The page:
Book Review: A book for tweens and teens about puberty and periods.
The guide, period. by Naama Bloom who created HelloFlo, is a popular book about puberty and periods for girls but manages to avoid the sexual parts of growing up.
This book for girls focuses on periods but does talk about the other part of puberty as well (but not masturbation, sexual feelings and sexual intercourse). It has a very modern layout, with interesting facts and trivia, which makes it very popular with girls.
The book is interesting but as a parent and a sex educator, I don't like books that make fun of periods and that perpetuate the myth the periods are only a negative experience. You could turn the negativity of the book into a teachable moment though, and chat about attitudes and beliefs about periods. Feedback from girls though, is that they enjoyed the book.
Sexual intercourse is NOT talked about in this book.
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The guide, period. By Naama Bloom (HelloFlo) is ideal for children between the ages of 10 years of age and older.
You can find more books like this in my extensive list of Sex Education Books for Children.
Hey, today we are talking about the Helloflo book called The Guide, Period by a woman named Naama Bloom; the founder of Helloflo.
So, Helloflo is a company that started their own menstrual-mailing business. Now, they do have a rather large blog with plenty of information about growing up, women’s stuff, puberty, periods, and all those things.
This edition of the book came out in October 2017. This means that, at the time of this article, it is a recent book.
Looking inside of this book, we can see it is well designed. It has bright colors, plenty of imagery, and is very eye catching. This is good for anyone interested in books for younger children
What does it cover? Continuing from the previous topic, this book is very child friendly. It does not cover sex, masturbation, sexual feelings, or anything that parents may find hard to talk about. Instead, it is a guide about puberty; what puberty is, what periods are, and plenty more.
It talks about becoming an adult. There is lots of information on breasts, pubic hair, periods, and how to manage periods.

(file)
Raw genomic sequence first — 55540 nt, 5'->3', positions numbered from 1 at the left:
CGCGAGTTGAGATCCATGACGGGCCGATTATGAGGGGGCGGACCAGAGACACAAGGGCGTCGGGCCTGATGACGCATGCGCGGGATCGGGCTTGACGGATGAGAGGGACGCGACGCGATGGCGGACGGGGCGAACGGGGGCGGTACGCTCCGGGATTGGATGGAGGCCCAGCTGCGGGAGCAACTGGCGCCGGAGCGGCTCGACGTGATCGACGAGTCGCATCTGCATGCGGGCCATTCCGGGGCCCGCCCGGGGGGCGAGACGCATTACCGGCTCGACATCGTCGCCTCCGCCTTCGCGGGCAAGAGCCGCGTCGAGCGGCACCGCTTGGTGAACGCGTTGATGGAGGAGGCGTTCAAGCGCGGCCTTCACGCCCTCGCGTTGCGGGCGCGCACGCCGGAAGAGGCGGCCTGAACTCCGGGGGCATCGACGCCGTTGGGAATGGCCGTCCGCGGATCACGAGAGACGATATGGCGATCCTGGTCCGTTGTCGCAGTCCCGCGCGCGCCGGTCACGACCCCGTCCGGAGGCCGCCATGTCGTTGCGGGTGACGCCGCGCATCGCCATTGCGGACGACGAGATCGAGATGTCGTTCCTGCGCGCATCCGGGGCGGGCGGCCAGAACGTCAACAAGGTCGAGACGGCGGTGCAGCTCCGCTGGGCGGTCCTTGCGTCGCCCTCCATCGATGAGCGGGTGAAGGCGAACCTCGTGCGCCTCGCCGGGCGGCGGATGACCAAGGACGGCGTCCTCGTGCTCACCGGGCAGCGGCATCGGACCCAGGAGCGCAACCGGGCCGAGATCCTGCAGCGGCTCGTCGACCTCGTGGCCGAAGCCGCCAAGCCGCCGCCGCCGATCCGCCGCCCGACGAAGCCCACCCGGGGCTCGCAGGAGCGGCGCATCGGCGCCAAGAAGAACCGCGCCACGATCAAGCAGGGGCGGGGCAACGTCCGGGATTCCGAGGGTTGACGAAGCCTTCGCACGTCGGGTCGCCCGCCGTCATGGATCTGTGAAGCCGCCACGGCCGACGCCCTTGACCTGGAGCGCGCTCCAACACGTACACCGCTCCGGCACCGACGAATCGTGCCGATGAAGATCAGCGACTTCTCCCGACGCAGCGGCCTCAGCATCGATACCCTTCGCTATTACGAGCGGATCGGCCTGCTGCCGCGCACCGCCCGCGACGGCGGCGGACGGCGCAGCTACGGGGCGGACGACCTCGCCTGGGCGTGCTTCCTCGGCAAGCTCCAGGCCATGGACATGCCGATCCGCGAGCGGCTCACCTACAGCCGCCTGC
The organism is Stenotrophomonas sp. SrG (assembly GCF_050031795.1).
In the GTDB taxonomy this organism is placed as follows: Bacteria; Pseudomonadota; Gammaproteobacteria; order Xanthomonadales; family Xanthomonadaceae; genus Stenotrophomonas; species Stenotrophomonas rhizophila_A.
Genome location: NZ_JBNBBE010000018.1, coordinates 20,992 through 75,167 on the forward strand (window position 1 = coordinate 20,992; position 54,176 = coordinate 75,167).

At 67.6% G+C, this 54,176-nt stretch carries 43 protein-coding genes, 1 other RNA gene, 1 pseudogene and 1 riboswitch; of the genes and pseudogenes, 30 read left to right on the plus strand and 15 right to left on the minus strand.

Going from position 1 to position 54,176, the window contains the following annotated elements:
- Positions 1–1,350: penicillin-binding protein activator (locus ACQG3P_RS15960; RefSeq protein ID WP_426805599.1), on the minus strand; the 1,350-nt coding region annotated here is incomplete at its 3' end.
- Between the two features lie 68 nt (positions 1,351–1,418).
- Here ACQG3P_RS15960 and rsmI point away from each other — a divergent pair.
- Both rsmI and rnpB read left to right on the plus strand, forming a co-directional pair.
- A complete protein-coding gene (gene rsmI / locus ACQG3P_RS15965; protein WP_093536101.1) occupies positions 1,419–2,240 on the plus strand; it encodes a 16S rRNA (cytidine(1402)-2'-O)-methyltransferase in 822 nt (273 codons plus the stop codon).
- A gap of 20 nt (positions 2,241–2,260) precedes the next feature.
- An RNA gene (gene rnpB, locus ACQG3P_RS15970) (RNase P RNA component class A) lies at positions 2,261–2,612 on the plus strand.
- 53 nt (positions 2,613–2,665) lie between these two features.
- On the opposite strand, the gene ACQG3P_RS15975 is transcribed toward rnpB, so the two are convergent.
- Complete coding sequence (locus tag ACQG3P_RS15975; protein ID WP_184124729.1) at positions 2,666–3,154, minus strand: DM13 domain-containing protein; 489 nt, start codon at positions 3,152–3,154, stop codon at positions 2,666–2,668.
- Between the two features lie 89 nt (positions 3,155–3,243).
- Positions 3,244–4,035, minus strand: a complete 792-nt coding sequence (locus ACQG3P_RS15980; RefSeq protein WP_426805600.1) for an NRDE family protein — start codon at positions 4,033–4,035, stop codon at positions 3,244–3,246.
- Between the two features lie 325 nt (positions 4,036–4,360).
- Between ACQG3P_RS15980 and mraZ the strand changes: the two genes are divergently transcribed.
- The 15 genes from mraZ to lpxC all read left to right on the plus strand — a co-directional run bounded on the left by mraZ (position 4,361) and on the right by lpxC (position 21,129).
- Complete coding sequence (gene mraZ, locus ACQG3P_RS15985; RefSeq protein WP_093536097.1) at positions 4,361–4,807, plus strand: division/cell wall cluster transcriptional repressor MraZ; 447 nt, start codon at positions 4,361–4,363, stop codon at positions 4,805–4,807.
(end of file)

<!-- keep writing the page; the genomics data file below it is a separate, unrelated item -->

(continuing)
One thing I do not like about this book is some of the negativity around puberty. For example, when talking about managing periods Bloom says it is,
“Managing the mess,” or the time when you have your period is called,
I do not like these names since they have negative connotations behind them. Sure, managing periods can be about “Managing the mess,” but I find that to be a very negative way of explaining it.
Look, you can be funny about periods and puberty. But, if doing so means you describe the vagina or vulva as being a disgusting orifice that constantly leaks stuff, I do not believe it is appropriate.
To me, that is giving young girls the message that puberty and periods are something to be feared. That, becoming an adult is not something to be excited about, but rather anxious. In the very least, I do not believe we should shove these expectations onto young children.
Instead, we should give them information. Support them and try to turn puberty into a positive experience for them. It can be, too. Puberty is not terrible for everyone; it can be fun.
Bloom does talk about how she does not want any of her childhood experiences happening to other children. So, she does go to a lot of experts for the information in this book, meaning it is very factual. Despite the negative connotations, it is a fun book.
One page has information about different pubic hair patterns, some have drawings, and others have graphs. Though, I cannot lie, some of the graphs can be hard to interpret. Even though I have a high degree in these topics, I was not sure what to make of some them. My twelve-year-old daughter certainly did not, either.
Anyway, The Guide, Period is a more recent book about periods on the market. Though, there are plenty of others to choose from. I will let you make your own decision; however, I am not too fond of this book. While it is fun, it has many negative connotations about what puberty and periods. These ideas are often pushed onto the children reading this book.
I prefer a more factual book that can give my daughter a positive outlook on what puberty will be like. Anyway, have a look at this book and see what you think. Cheers.
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